A need for Meades

A review in The Guardian of a collection of Jonathan Meades’ writing reminded me just how much I enjoyed his television work over the years.

Pedro and Ricky Come Again by Jonathan Meades review – dandyish Hulk rampageThe Guardian
Nationalism, for one thing. “Like all causes, all denominations, all churches, all movements, nationalism shouts about its muscle and potency yet reveals its frailty by demanding statutory protection against alleged libels,” Meades wrote in 2006. The coming of Brexit did not moderate this view. “The nationalist urge to leave was a form of faith,” he observed in 2019. “A faith is autonomous. A faith requires no empirical proof … Taking Back Control was a euphemism for the Balkanisation of Britain, for atomisation, for communitarianism based in ethnicity, class, place, faith. A willing apartheid where the other is to be mistrusted – just like in the Golden Age when we drowned the folk in the next valley because their word for haystack was different from ours.” […]

Probably we don’t deserve Meades, a man who apparently has never composed a dull paragraph. What other living writer has a YouTube channel devoted to low-res digitisations of his TV documentaries that the bootlegging uploaders have literally called a place of worship: the Meades Shrine?

That YouTube channel mentioned above is here, but it in turn wants us to go instead to meadesshrine.blogspot.com​, “All Meades’ films can be found there, in one piece, and no copyright takedowns.”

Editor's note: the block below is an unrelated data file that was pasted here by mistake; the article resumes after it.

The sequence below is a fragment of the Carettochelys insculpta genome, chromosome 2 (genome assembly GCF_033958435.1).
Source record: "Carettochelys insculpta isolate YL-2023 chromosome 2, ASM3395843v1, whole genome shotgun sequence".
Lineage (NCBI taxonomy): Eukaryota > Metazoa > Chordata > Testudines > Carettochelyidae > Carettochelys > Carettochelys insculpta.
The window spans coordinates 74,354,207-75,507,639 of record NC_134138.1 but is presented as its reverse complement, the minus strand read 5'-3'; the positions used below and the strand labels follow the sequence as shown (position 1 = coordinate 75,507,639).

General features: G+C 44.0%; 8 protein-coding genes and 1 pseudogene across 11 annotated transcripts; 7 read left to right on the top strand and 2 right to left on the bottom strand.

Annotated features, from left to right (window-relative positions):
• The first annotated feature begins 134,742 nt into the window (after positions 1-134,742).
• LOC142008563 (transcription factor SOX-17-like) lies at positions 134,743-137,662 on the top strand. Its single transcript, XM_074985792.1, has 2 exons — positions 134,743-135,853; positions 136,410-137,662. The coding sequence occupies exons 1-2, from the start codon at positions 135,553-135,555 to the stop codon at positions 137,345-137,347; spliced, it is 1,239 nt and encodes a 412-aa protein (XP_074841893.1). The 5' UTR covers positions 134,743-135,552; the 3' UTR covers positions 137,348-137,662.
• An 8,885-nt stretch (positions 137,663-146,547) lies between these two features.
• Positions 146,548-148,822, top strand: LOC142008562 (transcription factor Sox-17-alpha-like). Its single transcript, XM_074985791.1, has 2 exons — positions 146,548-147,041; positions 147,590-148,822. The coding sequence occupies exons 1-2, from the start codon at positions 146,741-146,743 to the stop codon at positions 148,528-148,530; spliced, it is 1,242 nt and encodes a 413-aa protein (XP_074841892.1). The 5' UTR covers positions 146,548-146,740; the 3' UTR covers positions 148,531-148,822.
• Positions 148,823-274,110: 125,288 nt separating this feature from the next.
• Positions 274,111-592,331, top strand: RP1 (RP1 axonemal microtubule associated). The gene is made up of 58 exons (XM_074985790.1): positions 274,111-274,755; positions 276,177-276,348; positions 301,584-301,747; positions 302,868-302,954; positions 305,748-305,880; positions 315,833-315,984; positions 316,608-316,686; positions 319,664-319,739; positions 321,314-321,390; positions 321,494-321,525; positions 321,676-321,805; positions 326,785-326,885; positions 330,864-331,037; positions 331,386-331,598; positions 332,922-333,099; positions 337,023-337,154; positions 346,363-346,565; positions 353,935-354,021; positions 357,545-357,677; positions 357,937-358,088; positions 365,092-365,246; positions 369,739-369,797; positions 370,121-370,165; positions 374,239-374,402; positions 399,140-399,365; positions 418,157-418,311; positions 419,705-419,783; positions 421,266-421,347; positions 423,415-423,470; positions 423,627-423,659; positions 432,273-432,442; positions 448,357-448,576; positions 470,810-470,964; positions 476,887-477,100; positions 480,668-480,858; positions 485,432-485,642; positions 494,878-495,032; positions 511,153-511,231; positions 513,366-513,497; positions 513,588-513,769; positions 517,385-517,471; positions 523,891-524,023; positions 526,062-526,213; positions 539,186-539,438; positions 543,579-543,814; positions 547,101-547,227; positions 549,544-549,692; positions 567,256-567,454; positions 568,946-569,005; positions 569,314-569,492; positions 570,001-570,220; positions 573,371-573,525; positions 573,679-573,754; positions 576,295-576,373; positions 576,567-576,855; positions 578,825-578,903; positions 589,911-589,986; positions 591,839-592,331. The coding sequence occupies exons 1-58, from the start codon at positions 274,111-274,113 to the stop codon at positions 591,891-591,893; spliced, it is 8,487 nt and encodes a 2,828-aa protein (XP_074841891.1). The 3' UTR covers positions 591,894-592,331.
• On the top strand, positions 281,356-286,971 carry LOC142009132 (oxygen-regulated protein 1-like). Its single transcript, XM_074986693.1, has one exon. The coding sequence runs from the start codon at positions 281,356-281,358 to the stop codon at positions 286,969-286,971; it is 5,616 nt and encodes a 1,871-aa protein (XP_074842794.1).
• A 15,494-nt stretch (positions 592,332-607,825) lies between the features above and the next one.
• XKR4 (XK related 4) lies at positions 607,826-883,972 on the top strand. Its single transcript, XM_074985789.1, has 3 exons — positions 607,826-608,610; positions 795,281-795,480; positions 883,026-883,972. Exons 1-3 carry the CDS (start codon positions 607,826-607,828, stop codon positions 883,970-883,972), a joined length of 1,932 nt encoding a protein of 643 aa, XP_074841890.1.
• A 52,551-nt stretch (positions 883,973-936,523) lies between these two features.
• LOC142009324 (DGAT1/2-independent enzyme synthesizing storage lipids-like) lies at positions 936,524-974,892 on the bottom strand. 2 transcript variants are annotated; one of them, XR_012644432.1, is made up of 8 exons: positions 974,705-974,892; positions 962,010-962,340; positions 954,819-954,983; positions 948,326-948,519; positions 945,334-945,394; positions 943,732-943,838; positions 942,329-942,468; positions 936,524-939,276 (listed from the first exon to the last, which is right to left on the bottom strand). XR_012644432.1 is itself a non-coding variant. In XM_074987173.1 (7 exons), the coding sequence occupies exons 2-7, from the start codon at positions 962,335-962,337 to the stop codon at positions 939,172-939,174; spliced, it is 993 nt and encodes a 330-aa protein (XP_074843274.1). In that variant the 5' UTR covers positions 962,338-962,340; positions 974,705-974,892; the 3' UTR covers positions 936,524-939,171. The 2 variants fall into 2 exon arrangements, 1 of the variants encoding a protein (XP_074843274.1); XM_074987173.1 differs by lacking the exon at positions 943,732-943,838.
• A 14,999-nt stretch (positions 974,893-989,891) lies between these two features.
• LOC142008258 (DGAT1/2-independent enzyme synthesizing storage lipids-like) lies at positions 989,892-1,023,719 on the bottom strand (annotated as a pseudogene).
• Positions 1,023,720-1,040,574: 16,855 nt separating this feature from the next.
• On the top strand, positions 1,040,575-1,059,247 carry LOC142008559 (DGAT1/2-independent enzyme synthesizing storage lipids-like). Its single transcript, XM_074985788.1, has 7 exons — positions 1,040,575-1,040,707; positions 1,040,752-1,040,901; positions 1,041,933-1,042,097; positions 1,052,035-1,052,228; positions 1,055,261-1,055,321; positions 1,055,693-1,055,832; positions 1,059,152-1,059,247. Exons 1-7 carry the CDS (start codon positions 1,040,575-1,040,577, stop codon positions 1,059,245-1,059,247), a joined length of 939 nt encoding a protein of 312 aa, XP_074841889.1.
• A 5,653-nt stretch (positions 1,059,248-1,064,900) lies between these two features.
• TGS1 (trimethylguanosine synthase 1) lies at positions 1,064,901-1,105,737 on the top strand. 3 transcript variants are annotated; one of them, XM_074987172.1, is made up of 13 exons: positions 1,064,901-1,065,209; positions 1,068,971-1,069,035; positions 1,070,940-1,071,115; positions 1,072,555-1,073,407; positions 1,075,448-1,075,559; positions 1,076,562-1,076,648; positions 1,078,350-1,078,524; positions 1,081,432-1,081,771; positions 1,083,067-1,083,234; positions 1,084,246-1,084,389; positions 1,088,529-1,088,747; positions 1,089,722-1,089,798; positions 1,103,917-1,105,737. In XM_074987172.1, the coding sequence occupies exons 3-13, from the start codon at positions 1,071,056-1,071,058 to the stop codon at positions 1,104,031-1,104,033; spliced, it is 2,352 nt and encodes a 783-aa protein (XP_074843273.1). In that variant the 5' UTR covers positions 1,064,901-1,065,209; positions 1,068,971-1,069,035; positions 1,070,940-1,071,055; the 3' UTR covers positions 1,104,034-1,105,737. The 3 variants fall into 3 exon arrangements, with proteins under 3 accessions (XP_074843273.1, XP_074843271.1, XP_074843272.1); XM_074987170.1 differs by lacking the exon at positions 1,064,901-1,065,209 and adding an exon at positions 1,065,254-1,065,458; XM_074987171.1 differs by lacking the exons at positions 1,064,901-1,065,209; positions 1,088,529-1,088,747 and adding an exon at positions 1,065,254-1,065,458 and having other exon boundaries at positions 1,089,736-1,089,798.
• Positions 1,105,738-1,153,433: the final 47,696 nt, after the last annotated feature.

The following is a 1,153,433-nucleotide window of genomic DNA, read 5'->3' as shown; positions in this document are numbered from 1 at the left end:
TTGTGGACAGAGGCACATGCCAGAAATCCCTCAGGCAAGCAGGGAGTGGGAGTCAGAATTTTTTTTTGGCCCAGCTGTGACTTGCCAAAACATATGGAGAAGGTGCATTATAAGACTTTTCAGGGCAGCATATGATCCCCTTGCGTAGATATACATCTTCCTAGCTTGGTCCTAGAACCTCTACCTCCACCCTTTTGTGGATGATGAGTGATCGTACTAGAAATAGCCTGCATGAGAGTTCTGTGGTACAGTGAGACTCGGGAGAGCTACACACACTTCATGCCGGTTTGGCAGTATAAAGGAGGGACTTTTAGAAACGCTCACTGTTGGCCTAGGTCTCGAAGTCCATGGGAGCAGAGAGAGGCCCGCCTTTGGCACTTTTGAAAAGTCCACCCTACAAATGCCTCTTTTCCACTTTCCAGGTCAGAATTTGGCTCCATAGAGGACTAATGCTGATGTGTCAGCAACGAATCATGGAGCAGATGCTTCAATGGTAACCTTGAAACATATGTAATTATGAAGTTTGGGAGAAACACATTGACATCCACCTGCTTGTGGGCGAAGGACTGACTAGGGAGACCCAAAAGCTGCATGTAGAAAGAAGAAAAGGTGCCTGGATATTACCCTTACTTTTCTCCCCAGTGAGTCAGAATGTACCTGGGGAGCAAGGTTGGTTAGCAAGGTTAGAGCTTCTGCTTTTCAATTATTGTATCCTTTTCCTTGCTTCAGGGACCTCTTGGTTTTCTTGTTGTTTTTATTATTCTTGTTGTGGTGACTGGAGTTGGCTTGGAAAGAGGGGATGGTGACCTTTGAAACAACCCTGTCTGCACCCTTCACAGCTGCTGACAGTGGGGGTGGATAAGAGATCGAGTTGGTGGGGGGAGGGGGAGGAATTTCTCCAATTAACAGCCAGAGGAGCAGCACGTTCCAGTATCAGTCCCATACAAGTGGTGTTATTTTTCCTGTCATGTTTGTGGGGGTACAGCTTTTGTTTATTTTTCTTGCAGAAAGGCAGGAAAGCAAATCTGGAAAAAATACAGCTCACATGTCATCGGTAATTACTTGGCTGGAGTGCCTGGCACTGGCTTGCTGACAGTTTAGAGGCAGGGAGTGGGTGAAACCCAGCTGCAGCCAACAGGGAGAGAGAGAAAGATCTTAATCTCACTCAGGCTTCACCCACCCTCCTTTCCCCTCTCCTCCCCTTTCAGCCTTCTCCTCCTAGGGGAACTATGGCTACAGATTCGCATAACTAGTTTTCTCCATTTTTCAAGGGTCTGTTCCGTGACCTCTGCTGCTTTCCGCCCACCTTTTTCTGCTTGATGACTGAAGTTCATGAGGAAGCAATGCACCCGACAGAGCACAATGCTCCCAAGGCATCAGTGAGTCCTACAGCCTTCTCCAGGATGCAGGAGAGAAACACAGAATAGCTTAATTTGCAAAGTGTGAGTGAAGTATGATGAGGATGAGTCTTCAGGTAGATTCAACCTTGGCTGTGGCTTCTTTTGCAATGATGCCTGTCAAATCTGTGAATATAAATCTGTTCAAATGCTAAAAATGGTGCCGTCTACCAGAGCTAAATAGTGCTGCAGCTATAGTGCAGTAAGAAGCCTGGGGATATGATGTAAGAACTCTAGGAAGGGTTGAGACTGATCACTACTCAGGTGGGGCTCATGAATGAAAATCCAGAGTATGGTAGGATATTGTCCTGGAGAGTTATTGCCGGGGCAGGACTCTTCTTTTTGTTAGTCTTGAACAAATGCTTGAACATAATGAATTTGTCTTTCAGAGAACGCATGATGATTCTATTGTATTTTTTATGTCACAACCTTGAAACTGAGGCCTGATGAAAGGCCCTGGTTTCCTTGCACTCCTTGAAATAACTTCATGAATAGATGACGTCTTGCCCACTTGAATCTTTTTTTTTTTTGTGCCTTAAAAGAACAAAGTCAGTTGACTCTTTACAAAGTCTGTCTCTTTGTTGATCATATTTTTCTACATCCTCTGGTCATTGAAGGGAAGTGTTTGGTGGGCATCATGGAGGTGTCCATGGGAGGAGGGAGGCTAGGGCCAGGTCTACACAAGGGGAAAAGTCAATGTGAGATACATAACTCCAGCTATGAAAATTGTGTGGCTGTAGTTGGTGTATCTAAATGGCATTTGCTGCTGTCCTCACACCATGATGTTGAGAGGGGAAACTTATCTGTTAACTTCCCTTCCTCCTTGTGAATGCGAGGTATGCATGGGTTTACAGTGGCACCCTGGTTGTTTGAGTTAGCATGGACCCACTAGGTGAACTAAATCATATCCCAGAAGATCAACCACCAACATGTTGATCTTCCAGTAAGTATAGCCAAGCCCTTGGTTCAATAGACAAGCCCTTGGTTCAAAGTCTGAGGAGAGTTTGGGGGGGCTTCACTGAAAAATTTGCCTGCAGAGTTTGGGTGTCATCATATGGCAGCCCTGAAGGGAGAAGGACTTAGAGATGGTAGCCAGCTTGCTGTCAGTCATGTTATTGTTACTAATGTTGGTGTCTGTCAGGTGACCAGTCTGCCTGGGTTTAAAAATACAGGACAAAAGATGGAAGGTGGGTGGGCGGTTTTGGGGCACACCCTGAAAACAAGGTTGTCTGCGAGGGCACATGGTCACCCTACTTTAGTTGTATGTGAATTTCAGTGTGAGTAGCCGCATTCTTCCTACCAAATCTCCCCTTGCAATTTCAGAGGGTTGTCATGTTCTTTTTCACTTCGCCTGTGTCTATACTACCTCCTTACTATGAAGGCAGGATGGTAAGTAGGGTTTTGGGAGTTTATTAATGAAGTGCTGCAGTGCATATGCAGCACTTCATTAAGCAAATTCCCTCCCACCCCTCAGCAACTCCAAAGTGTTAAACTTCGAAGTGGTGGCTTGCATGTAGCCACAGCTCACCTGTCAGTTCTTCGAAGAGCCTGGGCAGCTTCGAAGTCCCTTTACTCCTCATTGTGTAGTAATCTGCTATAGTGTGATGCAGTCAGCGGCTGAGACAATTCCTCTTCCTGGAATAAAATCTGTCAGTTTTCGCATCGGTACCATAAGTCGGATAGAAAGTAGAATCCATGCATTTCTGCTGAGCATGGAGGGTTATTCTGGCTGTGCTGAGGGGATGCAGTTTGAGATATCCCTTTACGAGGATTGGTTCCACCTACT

MeadesShrine

It’s great to see his programmes about brutalist architecture are there. I missed them when they were first shown on BBC Four, and the iPlayer doesn’t want to help out, annoyingly. I wonder if my favourite example will feature.

Concrete jungle: the brutalist buildings of northern EnglandThe Guardian
A new book captures the most aspirational and enlightened architecture of the north’s postwar years – featuring competitive church building and an endless supply of reinforced concrete. […]

Roger Stevens Building, University of Leeds, Woodhouse, LS2.
Designed by Chamberlin, Powell and Bon. Built 1968–71, listed Grade II*. The building was erected to house multiple lecture theatres, and acts as a focal point of Leeds University’s expanding campus. An initial design was abandoned in 1963, its cantilevered theatres deemed too expensive. A simpler proposal for ramped circulation eliminated the need for cantilevers. Simplified thus, the building went ahead. Constructed of reinforced concrete, since painted, its character is derived from the ventilation pipes and recessed balconies.

I know their documentary styles couldn’t be more different, but there’s something about the work of both Adam Curtis and Jonathan Meades that I find enthralling, commanding and utterly necessary — binge-worthy material to be sure.